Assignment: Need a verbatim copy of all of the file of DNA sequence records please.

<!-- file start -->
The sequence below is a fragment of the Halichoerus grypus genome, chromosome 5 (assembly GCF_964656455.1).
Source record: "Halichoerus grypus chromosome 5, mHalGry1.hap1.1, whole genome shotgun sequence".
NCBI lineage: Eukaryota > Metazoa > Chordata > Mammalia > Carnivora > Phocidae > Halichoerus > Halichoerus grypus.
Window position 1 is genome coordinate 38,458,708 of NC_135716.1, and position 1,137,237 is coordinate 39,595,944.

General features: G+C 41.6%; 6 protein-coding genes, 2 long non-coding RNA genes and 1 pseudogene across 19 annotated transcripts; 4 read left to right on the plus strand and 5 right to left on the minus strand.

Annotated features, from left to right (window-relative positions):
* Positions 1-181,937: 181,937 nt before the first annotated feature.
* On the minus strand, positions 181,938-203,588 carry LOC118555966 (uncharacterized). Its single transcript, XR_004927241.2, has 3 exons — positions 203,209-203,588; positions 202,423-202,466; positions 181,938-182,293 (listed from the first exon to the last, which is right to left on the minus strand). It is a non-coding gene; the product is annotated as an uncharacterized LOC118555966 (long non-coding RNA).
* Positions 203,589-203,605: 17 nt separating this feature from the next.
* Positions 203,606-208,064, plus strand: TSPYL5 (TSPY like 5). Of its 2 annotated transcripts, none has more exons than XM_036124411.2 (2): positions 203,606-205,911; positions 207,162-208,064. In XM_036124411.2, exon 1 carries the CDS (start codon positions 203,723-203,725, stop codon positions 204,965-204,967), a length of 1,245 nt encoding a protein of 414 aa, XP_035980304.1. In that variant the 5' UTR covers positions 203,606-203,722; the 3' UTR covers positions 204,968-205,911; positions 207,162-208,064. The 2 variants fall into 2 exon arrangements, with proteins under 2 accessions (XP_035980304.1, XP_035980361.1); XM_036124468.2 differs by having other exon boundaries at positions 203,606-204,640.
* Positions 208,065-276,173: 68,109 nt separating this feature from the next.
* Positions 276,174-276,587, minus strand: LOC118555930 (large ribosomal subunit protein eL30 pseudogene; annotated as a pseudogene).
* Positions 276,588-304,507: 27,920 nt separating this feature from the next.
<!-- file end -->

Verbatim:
The sequence below is a fragment of the Halichoerus grypus genome, chromosome 5 (assembly GCF_964656455.1).
Source record: "Halichoerus grypus chromosome 5, mHalGry1.hap1.1, whole genome shotgun sequence".
NCBI lineage: Eukaryota > Metazoa > Chordata > Mammalia > Carnivora > Phocidae > Halichoerus > Halichoerus grypus.
Window position 1 is genome coordinate 38,458,708 of NC_135716.1, and position 1,137,237 is coordinate 39,595,944.

General features: G+C 41.6%; 6 protein-coding genes, 2 long non-coding RNA genes and 1 pseudogene across 19 annotated transcripts; 4 read left to right on the plus strand and 5 right to left on the minus strand.

Annotated features, from left to right (window-relative positions):
* Positions 1-181,937: 181,937 nt before the first annotated feature.
* On the minus strand, positions 181,938-203,588 carry LOC118555966 (uncharacterized). Its single transcript, XR_004927241.2, has 3 exons — positions 203,209-203,588; positions 202,423-202,466; positions 181,938-182,293 (listed from the first exon to the last, which is right to left on the minus strand). It is a non-coding gene; the product is annotated as an uncharacterized LOC118555966 (long non-coding RNA).
* Positions 203,589-203,605: 17 nt separating this feature from the next.
* Positions 203,606-208,064, plus strand: TSPYL5 (TSPY like 5). Of its 2 annotated transcripts, none has more exons than XM_036124411.2 (2): positions 203,606-205,911; positions 207,162-208,064. In XM_036124411.2, exon 1 carries the CDS (start codon positions 203,723-203,725, stop codon positions 204,965-204,967), a length of 1,245 nt encoding a protein of 414 aa, XP_035980304.1. In that variant the 5' UTR covers positions 203,606-203,722; the 3' UTR covers positions 204,968-205,911; positions 207,162-208,064. The 2 variants fall into 2 exon arrangements, with proteins under 2 accessions (XP_035980304.1, XP_035980361.1); XM_036124468.2 differs by having other exon boundaries at positions 203,606-204,640.
* Positions 208,065-276,173: 68,109 nt separating this feature from the next.
* Positions 276,174-276,587, minus strand: LOC118555930 (large ribosomal subunit protein eL30 pseudogene; annotated as a pseudogene).
* Positions 276,588-304,507: 27,920 nt separating this feature from the next.